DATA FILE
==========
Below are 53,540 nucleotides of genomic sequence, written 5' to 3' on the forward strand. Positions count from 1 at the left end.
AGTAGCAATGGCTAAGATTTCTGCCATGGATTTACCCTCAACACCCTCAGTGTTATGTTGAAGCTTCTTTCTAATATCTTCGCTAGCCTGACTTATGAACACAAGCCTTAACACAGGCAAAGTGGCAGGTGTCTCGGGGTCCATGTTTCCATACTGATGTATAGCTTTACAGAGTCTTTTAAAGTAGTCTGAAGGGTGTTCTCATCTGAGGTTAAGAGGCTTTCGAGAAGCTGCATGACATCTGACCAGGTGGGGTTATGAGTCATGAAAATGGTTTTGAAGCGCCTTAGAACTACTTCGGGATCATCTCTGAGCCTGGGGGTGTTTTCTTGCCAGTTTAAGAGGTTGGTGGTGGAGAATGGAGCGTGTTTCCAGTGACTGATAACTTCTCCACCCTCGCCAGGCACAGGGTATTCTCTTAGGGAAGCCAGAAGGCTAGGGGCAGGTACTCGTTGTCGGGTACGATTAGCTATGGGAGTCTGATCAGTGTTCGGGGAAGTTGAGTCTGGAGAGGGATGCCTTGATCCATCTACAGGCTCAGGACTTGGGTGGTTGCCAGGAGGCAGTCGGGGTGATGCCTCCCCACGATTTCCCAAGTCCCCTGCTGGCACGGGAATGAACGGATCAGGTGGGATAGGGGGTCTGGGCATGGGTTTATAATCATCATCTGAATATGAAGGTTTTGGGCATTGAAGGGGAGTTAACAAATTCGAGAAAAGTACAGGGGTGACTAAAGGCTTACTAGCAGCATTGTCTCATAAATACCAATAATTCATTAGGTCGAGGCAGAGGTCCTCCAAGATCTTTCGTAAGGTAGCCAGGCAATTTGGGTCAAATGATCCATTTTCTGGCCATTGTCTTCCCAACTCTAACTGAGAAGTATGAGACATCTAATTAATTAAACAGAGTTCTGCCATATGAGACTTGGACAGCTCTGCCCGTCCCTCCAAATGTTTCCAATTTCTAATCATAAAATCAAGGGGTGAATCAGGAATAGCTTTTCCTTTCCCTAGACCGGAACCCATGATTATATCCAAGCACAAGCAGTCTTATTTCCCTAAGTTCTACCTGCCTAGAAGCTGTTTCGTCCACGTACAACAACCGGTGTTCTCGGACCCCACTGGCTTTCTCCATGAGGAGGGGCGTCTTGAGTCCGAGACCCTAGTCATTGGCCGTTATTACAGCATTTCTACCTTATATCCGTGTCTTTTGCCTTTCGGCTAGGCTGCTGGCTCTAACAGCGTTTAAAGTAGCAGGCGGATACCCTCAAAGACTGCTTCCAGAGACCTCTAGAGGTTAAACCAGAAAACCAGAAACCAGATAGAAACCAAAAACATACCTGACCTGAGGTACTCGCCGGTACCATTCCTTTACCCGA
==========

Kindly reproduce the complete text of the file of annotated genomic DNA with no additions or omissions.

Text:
Below are 53,540 nucleotides of genomic sequence, written 5' to 3' on the forward strand. Positions count from 1 at the left end.
AGTAGCAATGGCTAAGATTTCTGCCATGGATTTACCCTCAACACCCTCAGTGTTATGTTGAAGCTTCTTTCTAATATCTTCGCTAGCCTGACTTATGAACACAAGCCTTAACACAGGCAAAGTGGCAGGTGTCTCGGGGTCCATGTTTCCATACTGATGTATAGCTTTACAGAGTCTTTTAAAGTAGTCTGAAGGGTGTTCTCATCTGAGGTTAAGAGGCTTTCGAGAAGCTGCATGACATCTGACCAGGTGGGGTTATGAGTCATGAAAATGGTTTTGAAGCGCCTTAGAACTACTTCGGGATCATCTCTGAGCCTGGGGGTGTTTTCTTGCCAGTTTAAGAGGTTGGTGGTGGAGAATGGAGCGTGTTTCCAGTGACTGATAACTTCTCCACCCTCGCCAGGCACAGGGTATTCTCTTAGGGAAGCCAGAAGGCTAGGGGCAGGTACTCGTTGTCGGGTACGATTAGCTATGGGAGTCTGATCAGTGTTCGGGGAAGTTGAGTCTGGAGAGGGATGCCTTGATCCATCTACAGGCTCAGGACTTGGGTGGTTGCCAGGAGGCAGTCGGGGTGATGCCTCCCCACGATTTCCCAAGTCCCCTGCTGGCACGGGAATGAACGGATCAGGTGGGATAGGGGGTCTGGGCATGGGTTTATAATCATCATCTGAATATGAAGGTTTTGGGCATTGAAGGGGAGTTAACAAATTCGAGAAAAGTACAGGGGTGACTAAAGGCTTACTAGCAGCATTGTCTCATAAATACCAATAATTCATTAGGTCGAGGCAGAGGTCCTCCAAGATCTTTCGTAAGGTAGCCAGGCAATTTGGGTCAAATGATCCATTTTCTGGCCATTGTCTTCCCAACTCTAACTGAGAAGTATGAGACATCTAATTAATTAAACAGAGTTCTGCCATATGAGACTTGGACAGCTCTGCCCGTCCCTCCAAATGTTTCCAATTTCTAATCATAAAATCAAGGGGTGAATCAGGAATAGCTTTTCCTTTCCCTAGACCGGAACCCATGATTATATCCAAGCACAAGCAGTCTTATTTCCCTAAGTTCTACCTGCCTAGAAGCTGTTTCGTCCACGTACAACAACCGGTGTTCTCGGACCCCACTGGCTTTCTCCATGAGGAGGGGCGTCTTGAGTCCGAGACCCTAGTCATTGGCCGTTATTACAGCATTTCTACCTTATATCCGTGTCTTTTGCCTTTCGGCTAGGCTGCTGGCTCTAACAGCGTTTAAAGTAGCAGGCGGATACCCTCAAAGACTGCTTCCAGAGACCTCTAGAGGTTAAACCAGAAAACCAGAAACCAGATAGAAACCAAAAACATACCTGACCTGAGGTACTCGCCGGTACCATTCCTTTACCCGA